The shift in approach I mentioned yesterday involves going back to the lowest levels of history and pushing what I can. For the latest round of this, I have been working through the early 2nd millennium BC. Nations in general are being connected to details of human geography, and I have progressed through Europe and much of African. This has involved making connections to Indonesia, for which I have very little material in antiquity. This reflects a common problem, in which the largest countries of today often have little history in ancient times, while the largest and most important nations of antiquity or earlier are comparatively small today. This imbalance will eventually be rectified: for now, I just accept it and move on. Asiatic peoples are being connected to details of behavioral and conceptual culture, and I have begun connecting Oriental peoples in particular to details of behavioral culture. American Indian peoples (and along with them, Western Civilization) are being connected to details of conceptual culture including philosophy, applied science, and mathematics. Social mechanics is by now sufficiently connected to human geography and anthropology in general that I can set it aside. It is becoming increasingly clear that I will need to connect better to particular cities.
A slight shift in my development approach has me working heavily on India in antiquity, and an investigation into Harappan, or Indus Valley, civilization. I am interested in possible connections with Mesopotamian civilization and possible connections with Chinese civilization, but I have quite a bit of development to do before I can properly identify contemporary civilizations in this period.
For prehistory in general I am doing a review of application of studies of the human body; for antiquity in general, I am doing a review of applications of science. I am starting to connect the list of nations to elements of human geography. This is an important element in future development. I am connecting Asiatic peoples and Western Civilization to elements of culture. I am also connecting social mechanics to human geography. Religion, government, and economics are on hold for now, since I want to connect more particular cities, and I need to get further ahead in history before I can do much with these.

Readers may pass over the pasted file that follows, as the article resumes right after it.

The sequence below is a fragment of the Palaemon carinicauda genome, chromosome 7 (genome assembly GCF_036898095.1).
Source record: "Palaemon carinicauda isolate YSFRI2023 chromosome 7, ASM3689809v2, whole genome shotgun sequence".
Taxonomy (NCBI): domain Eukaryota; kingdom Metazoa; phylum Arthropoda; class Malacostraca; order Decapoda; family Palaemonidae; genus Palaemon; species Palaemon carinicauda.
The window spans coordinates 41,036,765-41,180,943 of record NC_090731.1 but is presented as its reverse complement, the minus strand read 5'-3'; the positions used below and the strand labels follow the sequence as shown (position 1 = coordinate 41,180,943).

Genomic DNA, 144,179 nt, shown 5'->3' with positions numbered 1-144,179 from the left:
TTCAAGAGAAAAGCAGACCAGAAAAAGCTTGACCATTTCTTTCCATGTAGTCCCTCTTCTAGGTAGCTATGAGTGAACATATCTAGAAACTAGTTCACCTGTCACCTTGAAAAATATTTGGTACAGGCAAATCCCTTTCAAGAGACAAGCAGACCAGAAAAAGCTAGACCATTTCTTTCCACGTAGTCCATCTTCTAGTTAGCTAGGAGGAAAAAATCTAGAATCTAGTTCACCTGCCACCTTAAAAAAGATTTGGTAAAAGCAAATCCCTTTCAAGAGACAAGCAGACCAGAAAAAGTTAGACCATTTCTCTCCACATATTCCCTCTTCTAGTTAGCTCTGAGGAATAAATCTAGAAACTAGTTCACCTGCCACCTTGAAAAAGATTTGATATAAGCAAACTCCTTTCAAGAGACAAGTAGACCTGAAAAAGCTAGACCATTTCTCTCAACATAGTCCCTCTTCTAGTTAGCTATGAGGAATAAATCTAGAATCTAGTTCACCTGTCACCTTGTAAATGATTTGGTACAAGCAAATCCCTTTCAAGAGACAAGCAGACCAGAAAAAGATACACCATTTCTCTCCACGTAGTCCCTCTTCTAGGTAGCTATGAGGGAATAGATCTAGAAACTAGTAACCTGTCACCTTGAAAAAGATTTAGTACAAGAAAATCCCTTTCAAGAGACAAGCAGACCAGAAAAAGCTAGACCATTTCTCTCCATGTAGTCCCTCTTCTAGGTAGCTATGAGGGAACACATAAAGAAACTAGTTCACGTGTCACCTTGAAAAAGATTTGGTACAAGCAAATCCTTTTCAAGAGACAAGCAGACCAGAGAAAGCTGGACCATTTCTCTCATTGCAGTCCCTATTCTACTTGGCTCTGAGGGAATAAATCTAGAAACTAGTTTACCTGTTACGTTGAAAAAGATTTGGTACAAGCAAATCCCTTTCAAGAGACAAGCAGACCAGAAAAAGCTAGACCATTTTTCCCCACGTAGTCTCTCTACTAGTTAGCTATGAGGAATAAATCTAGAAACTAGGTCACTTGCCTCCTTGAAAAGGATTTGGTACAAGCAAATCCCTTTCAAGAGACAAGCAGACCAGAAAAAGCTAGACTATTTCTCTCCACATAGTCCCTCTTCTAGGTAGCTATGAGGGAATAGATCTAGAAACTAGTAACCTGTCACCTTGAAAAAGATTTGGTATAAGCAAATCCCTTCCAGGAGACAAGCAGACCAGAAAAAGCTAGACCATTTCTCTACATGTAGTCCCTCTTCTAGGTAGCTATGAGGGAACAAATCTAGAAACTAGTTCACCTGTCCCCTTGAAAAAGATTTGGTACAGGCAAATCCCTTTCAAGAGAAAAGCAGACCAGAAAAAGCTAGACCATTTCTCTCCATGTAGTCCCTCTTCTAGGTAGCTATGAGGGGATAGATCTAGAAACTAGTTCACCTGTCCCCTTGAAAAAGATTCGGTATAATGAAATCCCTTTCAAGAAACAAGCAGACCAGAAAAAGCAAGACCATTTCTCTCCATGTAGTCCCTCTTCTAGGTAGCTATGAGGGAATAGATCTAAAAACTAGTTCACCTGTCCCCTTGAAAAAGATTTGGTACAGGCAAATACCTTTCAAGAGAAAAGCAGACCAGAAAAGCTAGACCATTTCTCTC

I have now projected the history of Asiatic peoples all the way back to where I begin human history. So far, the only example is China, but this will broaden. Antiquity has India back to the late 2nd millennium BC, with some comments on its archaeology. Indonesia approximately back through the 1st millennium BC, although there isn’t much to it. For classical and medieval history, there is more broadening going on.
Nations in general are better connected to details of culture, with clothing and food now represented.
Inertia, by which I mean, at this particular moment, my tendency to fix on one topic and ride it to death, regardless of any other considerations. In my review of Chinese prehistory, I’ve found a large gap in the anthropological record. There has been much made of early discoveries in China and their possible implications for human evolution, but it appears that modern human habitation of China is comparatively recent and follows a lengthy gap. Since my view of Asiatic history for these periods is excessively restricted, I will have to set this a side. For the history of India, I am looking at the Vedic age.